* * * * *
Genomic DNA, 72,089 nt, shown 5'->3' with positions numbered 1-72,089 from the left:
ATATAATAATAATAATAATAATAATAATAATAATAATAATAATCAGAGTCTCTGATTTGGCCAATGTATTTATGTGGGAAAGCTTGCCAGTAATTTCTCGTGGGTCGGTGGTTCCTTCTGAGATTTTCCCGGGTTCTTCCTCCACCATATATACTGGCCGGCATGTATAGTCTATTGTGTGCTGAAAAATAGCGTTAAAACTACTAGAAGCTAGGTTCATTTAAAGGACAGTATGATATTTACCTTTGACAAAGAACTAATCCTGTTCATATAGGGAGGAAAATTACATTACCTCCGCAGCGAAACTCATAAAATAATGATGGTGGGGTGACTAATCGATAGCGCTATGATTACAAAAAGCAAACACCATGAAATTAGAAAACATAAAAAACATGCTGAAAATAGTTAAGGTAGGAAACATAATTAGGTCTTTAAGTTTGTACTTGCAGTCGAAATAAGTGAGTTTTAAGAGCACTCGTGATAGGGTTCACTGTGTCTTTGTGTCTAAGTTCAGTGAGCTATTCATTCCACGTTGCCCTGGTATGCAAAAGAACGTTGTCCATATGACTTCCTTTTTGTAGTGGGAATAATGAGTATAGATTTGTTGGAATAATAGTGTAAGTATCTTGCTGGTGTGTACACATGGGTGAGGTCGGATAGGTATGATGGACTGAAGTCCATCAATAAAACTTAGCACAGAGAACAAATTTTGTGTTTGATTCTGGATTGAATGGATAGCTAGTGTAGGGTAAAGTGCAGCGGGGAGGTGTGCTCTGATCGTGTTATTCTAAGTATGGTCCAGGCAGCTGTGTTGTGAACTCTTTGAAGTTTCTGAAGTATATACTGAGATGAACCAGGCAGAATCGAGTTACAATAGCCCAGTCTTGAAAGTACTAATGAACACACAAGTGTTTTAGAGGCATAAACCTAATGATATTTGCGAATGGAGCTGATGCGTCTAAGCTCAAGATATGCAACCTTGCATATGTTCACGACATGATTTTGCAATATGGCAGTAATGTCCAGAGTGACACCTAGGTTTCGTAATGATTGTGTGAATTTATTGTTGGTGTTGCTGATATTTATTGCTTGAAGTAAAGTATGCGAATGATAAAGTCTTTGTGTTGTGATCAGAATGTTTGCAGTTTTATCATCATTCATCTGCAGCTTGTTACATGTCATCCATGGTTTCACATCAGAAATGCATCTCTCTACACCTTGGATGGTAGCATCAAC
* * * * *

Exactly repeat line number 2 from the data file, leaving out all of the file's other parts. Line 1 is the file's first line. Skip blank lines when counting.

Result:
ATATAATAATAATAATAATAATAATAATAATAATAATAATAATCAGAGTCTCTGATTTGGCCAATGTATTTATGTGGGAAAGCTTGCCAGTAATTTCTCGTGGGTCGGTGGTTCCTTCTGAGATTTTCCCGGGTTCTTCCTCCACCATATATACTGGCCGGCATGTATAGTCTATTGTGTGCTGAAAAATAGCGTTAAAACTACTAGAAGCTAGGTTCATTTAAAGGACAGTATGATATTTACCTTTGACAAAGAACTAATCCTGTTCATATAGGGAGGAAAATTACATTACCTCCGCAGCGAAACTCATAAAATAATGATGGTGGGGTGACTAATCGATAGCGCTATGATTACAAAAAGCAAACACCATGAAATTAGAAAACATAAAAAACATGCTGAAAATAGTTAAGGTAGGAAACATAATTAGGTCTTTAAGTTTGTACTTGCAGTCGAAATAAGTGAGTTTTAAGAGCACTCGTGATAGGGTTCACTGTGTCTTTGTGTCTAAGTTCAGTGAGCTATTCATTCCACGTTGCCCTGGTATGCAAAAGAACGTTGTCCATATGACTTCCTTTTTGTAGTGGGAATAATGAGTATAGATTTGTTGGAATAATAGTGTAAGTATCTTGCTGGTGTGTACACATGGGTGAGGTCGGATAGGTATGATGGACTGAAGTCCATCAATAAAACTTAGCACAGAGAACAAATTTTGTGTTTGATTCTGGATTGAATGGATAGCTAGTGTAGGGTAAAGTGCAGCGGGGAGGTGTGCTCTGATCGTGTTATTCTAAGTATGGTCCAGGCAGCTGTGTTGTGAACTCTTTGAAGTTTCTGAAGTATATACTGAGATGAACCAGGCAGAATCGAGTTACAATAGCCCAGTCTTGAAAGTACTAATGAACACACAAGTGTTTTAGAGGCATAAACCTAATGATATTTGCGAATGGAGCTGATGCGTCTAAGCTCAAGATATGCAACCTTGCATATGTTCACGACATGATTTTGCAATATGGCAGTAATGTCCAGAGTGACACCTAGGTTTCGTAATGATTGTGTGAATTTATTGTTGGTGTTGCTGATATTTATTGCTTGAAGTAAAGTATGCGAATGATAAAGTCTTTGTGTTGTGATCAGAATGTTTGCAGTTTTATCATCATTCATCTGCAGCTTGTTACATGTCATCCATGGTTTCACATCAGAAATGCATCTCTCTACACCTTGGATGGTAGCATCAAC